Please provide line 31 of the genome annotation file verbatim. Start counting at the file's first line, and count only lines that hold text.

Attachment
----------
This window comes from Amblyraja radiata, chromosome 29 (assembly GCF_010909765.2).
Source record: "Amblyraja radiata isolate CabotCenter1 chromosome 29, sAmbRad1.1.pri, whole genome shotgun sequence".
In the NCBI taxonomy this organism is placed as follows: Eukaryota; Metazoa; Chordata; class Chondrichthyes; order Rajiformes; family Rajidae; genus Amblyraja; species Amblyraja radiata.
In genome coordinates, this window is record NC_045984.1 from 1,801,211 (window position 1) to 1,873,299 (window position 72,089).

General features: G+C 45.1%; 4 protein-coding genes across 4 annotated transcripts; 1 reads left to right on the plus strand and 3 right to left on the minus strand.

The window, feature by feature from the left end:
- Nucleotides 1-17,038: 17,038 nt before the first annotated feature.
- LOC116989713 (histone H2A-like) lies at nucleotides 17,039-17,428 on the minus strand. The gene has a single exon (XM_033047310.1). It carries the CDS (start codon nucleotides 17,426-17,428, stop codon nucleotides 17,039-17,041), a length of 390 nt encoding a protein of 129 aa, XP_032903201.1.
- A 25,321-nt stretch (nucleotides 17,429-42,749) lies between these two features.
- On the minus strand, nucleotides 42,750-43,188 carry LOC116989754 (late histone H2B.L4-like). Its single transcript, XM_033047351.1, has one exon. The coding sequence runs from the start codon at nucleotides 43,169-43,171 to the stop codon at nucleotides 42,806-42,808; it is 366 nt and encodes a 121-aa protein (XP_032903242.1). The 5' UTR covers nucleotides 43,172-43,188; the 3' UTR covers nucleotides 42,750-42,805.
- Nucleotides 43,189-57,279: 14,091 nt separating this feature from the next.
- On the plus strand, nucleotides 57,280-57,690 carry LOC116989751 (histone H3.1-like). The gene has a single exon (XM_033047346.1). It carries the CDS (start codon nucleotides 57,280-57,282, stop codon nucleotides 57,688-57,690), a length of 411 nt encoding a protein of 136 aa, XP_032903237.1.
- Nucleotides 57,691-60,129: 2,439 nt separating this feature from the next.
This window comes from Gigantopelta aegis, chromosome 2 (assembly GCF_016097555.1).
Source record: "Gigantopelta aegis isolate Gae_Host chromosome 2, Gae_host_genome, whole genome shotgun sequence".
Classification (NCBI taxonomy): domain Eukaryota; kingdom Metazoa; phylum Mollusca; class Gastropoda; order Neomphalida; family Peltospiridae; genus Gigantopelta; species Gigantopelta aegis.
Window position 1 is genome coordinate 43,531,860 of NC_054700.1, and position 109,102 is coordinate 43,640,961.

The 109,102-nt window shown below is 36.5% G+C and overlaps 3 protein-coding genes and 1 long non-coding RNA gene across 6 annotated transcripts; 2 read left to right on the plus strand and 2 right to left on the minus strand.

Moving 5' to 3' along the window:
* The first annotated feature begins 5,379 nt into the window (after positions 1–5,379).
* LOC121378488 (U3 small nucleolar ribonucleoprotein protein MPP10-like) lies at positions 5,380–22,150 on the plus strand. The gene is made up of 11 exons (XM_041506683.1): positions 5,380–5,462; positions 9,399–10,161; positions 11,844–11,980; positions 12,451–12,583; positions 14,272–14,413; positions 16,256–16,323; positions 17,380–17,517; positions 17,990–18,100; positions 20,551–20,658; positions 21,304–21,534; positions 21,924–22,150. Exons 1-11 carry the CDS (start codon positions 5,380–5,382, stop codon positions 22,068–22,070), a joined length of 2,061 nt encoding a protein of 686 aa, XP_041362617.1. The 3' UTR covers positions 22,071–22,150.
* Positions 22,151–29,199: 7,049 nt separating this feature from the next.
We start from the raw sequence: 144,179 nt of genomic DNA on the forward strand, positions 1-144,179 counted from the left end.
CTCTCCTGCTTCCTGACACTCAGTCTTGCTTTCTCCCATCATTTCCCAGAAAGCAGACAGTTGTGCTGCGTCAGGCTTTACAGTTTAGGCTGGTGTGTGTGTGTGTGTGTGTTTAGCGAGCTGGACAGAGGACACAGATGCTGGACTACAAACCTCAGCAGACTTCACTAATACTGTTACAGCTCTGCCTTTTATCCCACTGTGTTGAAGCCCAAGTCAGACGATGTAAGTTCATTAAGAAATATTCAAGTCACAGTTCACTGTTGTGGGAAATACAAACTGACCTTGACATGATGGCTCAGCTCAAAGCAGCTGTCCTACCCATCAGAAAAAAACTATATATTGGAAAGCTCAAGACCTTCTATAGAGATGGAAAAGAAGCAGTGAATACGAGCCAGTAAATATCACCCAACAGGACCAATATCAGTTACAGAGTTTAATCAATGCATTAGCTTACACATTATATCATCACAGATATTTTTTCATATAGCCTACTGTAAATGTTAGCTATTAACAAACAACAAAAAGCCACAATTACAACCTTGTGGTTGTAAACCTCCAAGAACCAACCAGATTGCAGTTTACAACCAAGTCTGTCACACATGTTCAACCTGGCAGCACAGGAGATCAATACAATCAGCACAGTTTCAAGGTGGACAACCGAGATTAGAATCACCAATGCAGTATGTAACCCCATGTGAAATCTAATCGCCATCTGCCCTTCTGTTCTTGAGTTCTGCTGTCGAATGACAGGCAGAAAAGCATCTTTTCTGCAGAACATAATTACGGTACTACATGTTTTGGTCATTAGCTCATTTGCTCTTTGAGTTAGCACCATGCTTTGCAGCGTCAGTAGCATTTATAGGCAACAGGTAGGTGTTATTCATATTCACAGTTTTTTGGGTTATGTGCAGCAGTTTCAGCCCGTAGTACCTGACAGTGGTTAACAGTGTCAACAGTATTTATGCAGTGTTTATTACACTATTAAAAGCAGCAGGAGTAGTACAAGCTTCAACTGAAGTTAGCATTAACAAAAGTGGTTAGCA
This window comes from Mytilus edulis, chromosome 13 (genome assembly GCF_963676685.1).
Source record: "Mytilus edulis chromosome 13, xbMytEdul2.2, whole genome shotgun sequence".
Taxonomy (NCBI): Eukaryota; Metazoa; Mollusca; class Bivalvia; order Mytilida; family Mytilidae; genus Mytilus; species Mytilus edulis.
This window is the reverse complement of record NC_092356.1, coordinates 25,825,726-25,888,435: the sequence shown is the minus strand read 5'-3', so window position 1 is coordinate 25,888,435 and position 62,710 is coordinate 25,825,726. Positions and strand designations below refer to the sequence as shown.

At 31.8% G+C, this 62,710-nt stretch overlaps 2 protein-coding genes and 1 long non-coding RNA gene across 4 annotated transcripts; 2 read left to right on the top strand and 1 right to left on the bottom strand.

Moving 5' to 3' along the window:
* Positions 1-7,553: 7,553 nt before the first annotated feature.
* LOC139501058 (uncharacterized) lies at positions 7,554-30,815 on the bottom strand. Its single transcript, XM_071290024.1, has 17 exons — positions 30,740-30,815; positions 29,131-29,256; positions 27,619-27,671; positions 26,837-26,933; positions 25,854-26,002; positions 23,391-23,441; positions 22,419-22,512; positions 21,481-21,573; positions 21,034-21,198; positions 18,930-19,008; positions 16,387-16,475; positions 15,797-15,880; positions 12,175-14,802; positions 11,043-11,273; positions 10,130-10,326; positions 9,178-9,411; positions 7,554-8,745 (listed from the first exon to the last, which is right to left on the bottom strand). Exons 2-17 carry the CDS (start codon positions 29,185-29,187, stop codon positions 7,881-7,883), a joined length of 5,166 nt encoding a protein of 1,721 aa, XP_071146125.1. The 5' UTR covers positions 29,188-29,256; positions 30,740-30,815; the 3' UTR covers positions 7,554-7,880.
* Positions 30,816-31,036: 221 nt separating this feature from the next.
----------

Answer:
* Positions 1-7,553: 7,553 nt before the first annotated feature.